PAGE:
On February 20th, Penn IUR and the Fels Policy Research Initiative hosted a panel discussion with Penn faculty and Philadelphia leaders on the conversation of government innovation. At a time when the American government at the national level has fallen into a state of long-term, partisan-based gridlock, local government can still be effective—indeed more effective and even more responsive to the needs of its citizens. Hosted by University professor Neil Kleinman, co-author of the new book: A New City O/S, the talk referenced Kleinman’s proposals of a new operating system (O/S) for cities building on the giant leaps that have been made in technology, social engagement, and big data. Panelists included Anjali Chainani, director of policy for the City of Philadelphia, and of GovLabPHL, Dan Hopkins, Associate professor at UPenn’s department of Political Science, and Patrick Morgan, who served in the Nutter administration and now directs Knight Foundation's Philadelphia program.
Kleinman initiated the discussion by underlining the basis of his new book: that the original operating system is outdated and operates in patches - working on their strengths in silos, as opposed to utilizing a more effective opportunity of integrating sectors to facilitate the collaboration of new data and technology initiatives. Kleinman, therefore, highlighted the substantial demand amongst local officials and questioned how we take on the complicated enterprise of government in order to make one cohesive and integrated framework that would allow local leaders to advance new strategies. By proposing a structure that is threaded and pieced together into one coherent framework, the four interchangeable aspects: UX Design, the Problem Solving Public Servant, Acting in Time, and Changing the Ecosystem, would provide the support needed to allow local leaders to advance and implement new strategies. However, Kleinman prompted that in order for this innovation to happen on a systemic level, there needs to be a strong leadership that drives the possibilities that new data technology presents by integrating anchor partnerships such as universities and institutions, empowering local citizen participation, and facilitating community engagement.
The following panel further discussed variations of management processes and data integration techniques in order to innovate government, what that takes, and the lessons learned. Patrick Morgan of the Knight Foundation spoke of initiating Philadelphia’s 311 system in order to open the city and make it more ethical and transparent. With limited resources and in the midst of the great recession, under Kenny’s administration, Morgan successfully followed through with perseverance and iteration post-launch while simultaneously collaborating with outside organizations to initiate a job-training program. Anjali Chainani, Philadelphia’s Director of Policy, discussed the importance of multi-sector integration in order to bring together teams to excel project initiation, creating organizations such as GovLabPHL whose mission is to deepen the understanding of evidence-based data in daily decision making to govern effectively and legitimately. Associate professor Dan Hopkins approach involved bringing behavioral science into policy making by identifying and testing in order to implement on both the federal and local government scale, such as Philadelphia’s initiative for litter removal on street corners that brought together an innovative task force that combined academics and governments to identify design experiments and data to transform public policy.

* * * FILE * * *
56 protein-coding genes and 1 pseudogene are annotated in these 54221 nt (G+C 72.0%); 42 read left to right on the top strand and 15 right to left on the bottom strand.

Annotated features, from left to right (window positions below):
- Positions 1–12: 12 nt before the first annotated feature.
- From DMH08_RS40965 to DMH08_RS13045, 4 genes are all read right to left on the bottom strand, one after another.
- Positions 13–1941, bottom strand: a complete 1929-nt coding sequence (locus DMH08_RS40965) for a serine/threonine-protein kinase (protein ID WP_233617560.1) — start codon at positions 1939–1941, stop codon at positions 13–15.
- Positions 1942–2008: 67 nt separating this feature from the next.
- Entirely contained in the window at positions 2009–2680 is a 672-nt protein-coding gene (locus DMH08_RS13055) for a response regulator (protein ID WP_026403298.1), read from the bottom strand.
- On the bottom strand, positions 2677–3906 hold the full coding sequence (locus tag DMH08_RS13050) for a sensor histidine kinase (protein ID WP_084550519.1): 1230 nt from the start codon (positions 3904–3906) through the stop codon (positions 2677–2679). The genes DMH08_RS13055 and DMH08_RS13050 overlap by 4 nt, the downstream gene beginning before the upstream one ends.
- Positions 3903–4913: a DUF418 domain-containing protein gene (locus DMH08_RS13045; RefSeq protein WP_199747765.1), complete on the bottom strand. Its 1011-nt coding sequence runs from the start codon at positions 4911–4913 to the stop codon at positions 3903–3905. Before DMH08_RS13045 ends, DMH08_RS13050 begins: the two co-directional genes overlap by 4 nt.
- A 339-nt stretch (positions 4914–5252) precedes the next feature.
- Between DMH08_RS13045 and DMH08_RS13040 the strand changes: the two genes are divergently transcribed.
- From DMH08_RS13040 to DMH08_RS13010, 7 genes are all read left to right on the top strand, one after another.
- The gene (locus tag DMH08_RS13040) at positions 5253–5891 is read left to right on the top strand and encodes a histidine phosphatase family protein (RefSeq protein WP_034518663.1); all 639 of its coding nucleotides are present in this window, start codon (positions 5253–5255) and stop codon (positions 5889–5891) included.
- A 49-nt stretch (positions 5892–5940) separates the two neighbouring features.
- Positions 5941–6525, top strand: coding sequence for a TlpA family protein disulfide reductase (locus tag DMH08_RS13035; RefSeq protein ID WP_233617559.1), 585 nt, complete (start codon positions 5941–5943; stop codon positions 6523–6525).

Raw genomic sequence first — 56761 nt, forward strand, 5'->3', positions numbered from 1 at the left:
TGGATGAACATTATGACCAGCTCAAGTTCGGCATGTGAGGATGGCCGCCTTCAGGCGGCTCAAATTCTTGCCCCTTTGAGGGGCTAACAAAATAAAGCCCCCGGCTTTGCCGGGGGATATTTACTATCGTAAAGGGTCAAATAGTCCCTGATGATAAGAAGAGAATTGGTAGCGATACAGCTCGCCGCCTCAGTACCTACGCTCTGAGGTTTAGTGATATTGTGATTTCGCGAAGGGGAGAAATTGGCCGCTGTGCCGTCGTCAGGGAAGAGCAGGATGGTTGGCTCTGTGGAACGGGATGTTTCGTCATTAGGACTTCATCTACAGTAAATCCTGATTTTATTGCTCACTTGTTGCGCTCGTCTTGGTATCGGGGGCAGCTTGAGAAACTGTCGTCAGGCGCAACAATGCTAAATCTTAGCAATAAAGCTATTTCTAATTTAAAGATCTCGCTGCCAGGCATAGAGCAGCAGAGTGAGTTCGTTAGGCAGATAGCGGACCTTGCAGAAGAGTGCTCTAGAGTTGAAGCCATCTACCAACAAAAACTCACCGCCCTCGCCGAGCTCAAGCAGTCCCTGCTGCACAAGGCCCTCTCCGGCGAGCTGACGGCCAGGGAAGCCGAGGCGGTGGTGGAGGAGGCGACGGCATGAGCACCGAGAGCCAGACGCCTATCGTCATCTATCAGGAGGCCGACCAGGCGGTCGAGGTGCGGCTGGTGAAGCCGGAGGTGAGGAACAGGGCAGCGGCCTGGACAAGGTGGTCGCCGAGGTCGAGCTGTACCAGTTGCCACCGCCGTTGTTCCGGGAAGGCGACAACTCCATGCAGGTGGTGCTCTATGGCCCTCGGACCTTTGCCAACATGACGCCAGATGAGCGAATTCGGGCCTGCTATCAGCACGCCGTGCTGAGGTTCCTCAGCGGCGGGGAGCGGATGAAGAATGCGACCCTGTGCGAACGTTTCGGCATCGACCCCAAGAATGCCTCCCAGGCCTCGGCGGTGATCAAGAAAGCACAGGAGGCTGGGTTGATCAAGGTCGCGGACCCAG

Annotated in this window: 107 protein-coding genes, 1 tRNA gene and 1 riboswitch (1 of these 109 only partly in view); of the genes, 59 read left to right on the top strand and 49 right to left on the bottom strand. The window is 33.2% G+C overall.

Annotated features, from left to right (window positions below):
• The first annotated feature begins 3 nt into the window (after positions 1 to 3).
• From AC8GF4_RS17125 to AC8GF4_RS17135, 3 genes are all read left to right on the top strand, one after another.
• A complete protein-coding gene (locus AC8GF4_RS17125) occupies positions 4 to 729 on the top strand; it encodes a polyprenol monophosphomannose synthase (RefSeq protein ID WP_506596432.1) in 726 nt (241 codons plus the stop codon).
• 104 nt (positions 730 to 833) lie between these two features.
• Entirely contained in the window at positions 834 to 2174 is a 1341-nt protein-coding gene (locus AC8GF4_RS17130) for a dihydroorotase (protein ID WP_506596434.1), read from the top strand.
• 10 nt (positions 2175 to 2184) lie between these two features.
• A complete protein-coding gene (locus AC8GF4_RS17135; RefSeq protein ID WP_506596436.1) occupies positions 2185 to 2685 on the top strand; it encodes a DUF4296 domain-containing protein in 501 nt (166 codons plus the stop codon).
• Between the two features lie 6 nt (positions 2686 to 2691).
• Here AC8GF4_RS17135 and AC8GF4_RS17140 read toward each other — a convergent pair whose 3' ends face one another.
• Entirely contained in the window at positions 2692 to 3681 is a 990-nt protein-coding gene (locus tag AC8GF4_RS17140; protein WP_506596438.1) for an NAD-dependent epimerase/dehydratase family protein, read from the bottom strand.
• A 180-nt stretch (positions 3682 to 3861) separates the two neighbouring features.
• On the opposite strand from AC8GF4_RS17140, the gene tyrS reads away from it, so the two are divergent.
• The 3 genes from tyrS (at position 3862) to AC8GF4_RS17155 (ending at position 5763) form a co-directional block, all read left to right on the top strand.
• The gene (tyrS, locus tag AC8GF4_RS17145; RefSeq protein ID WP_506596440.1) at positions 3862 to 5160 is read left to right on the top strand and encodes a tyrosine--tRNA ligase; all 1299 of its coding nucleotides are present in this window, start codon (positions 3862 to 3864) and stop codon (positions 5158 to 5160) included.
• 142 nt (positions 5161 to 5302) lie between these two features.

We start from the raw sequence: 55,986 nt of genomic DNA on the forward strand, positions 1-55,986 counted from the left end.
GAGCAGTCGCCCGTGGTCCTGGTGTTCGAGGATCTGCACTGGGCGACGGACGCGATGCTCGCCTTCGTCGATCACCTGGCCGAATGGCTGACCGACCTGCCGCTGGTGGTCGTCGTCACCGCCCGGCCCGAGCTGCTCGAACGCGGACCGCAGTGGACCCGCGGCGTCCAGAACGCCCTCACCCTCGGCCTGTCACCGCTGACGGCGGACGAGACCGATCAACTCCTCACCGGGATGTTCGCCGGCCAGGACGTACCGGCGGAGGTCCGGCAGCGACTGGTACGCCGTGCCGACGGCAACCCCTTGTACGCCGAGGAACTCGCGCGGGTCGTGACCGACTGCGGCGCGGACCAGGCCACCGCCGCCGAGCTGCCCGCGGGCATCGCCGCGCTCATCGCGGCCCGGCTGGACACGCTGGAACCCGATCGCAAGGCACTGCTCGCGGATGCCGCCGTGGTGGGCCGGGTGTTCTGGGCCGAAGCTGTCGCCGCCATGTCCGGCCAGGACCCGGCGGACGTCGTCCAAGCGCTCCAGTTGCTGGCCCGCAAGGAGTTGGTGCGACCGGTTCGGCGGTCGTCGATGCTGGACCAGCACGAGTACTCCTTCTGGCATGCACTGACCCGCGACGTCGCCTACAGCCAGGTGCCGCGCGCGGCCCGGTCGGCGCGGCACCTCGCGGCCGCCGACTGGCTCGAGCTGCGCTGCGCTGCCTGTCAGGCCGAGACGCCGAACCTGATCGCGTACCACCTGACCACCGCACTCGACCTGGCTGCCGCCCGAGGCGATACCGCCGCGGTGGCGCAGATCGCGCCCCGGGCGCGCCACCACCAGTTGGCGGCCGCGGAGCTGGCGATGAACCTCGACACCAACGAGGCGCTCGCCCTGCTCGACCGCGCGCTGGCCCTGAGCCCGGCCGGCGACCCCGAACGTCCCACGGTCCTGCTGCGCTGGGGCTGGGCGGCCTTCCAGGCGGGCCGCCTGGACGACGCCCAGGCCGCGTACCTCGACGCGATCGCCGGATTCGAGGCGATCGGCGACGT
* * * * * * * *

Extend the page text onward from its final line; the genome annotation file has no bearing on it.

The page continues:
Many of the lessons learned, both through Kleinman’s new publication and the panelist’s professional experiences, delved deeper in defining ways in which local municipalities could better integrate systems, fundamentally changing the existing, but outdated, O/S. By creating a more distributed network, organizations could have the capacity to build leadership and create catalysts to amplify current and future initiatives, providing the tools to solve pertinent urban problems.